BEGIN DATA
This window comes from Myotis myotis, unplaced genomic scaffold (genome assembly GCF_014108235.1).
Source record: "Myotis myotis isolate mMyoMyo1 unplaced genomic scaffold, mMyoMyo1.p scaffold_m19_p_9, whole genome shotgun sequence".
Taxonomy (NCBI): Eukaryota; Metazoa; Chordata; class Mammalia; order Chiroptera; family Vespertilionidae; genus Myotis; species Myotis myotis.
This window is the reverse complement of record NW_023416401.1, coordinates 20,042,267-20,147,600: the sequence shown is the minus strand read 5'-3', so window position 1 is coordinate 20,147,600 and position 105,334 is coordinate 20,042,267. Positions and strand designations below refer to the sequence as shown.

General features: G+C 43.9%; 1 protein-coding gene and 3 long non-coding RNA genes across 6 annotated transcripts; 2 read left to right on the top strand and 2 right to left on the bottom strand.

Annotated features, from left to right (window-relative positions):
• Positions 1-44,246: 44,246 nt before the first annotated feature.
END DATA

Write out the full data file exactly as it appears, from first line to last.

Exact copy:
This window comes from Myotis myotis, unplaced genomic scaffold (genome assembly GCF_014108235.1).
Source record: "Myotis myotis isolate mMyoMyo1 unplaced genomic scaffold, mMyoMyo1.p scaffold_m19_p_9, whole genome shotgun sequence".
Taxonomy (NCBI): Eukaryota; Metazoa; Chordata; class Mammalia; order Chiroptera; family Vespertilionidae; genus Myotis; species Myotis myotis.
This window is the reverse complement of record NW_023416401.1, coordinates 20,042,267-20,147,600: the sequence shown is the minus strand read 5'-3', so window position 1 is coordinate 20,147,600 and position 105,334 is coordinate 20,042,267. Positions and strand designations below refer to the sequence as shown.

General features: G+C 43.9%; 1 protein-coding gene and 3 long non-coding RNA genes across 6 annotated transcripts; 2 read left to right on the top strand and 2 right to left on the bottom strand.

Annotated features, from left to right (window-relative positions):
• Positions 1-44,246: 44,246 nt before the first annotated feature.